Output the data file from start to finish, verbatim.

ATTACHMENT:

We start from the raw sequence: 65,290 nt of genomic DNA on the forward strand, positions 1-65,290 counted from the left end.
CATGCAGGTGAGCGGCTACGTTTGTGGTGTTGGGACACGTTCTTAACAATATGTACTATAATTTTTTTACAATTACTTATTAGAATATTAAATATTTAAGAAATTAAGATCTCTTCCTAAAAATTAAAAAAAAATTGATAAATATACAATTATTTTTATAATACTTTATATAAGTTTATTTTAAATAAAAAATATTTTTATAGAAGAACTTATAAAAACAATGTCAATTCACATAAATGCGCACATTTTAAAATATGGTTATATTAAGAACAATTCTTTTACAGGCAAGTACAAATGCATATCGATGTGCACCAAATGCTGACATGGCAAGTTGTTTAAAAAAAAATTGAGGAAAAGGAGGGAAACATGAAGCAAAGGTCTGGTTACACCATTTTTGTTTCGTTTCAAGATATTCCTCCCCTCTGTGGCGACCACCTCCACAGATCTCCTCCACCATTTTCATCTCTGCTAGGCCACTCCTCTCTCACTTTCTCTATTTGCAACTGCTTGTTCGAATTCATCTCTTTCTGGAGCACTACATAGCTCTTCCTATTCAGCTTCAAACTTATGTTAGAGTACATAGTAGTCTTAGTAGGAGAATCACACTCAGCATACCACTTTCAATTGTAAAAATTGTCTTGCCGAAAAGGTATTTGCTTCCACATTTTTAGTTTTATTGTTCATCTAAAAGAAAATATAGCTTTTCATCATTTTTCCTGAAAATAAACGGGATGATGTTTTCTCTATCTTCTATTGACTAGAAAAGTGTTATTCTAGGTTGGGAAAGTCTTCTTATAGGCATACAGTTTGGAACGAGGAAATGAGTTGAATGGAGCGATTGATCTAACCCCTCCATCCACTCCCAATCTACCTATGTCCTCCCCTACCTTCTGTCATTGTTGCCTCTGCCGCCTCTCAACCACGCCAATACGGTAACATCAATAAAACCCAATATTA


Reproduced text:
We start from the raw sequence: 65,290 nt of genomic DNA on the forward strand, positions 1-65,290 counted from the left end.
CATGCAGGTGAGCGGCTACGTTTGTGGTGTTGGGACACGTTCTTAACAATATGTACTATAATTTTTTTACAATTACTTATTAGAATATTAAATATTTAAGAAATTAAGATCTCTTCCTAAAAATTAAAAAAAAATTGATAAATATACAATTATTTTTATAATACTTTATATAAGTTTATTTTAAATAAAAAATATTTTTATAGAAGAACTTATAAAAACAATGTCAATTCACATAAATGCGCACATTTTAAAATATGGTTATATTAAGAACAATTCTTTTACAGGCAAGTACAAATGCATATCGATGTGCACCAAATGCTGACATGGCAAGTTGTTTAAAAAAAAATTGAGGAAAAGGAGGGAAACATGAAGCAAAGGTCTGGTTACACCATTTTTGTTTCGTTTCAAGATATTCCTCCCCTCTGTGGCGACCACCTCCACAGATCTCCTCCACCATTTTCATCTCTGCTAGGCCACTCCTCTCTCACTTTCTCTATTTGCAACTGCTTGTTCGAATTCATCTCTTTCTGGAGCACTACATAGCTCTTCCTATTCAGCTTCAAACTTATGTTAGAGTACATAGTAGTCTTAGTAGGAGAATCACACTCAGCATACCACTTTCAATTGTAAAAATTGTCTTGCCGAAAAGGTATTTGCTTCCACATTTTTAGTTTTATTGTTCATCTAAAAGAAAATATAGCTTTTCATCATTTTTCCTGAAAATAAACGGGATGATGTTTTCTCTATCTTCTATTGACTAGAAAAGTGTTATTCTAGGTTGGGAAAGTCTTCTTATAGGCATACAGTTTGGAACGAGGAAATGAGTTGAATGGAGCGATTGATCTAACCCCTCCATCCACTCCCAATCTACCTATGTCCTCCCCTACCTTCTGTCATTGTTGCCTCTGCCGCCTCTCAACCACGCCAATACGGTAACATCAATAAAACCCAATATTA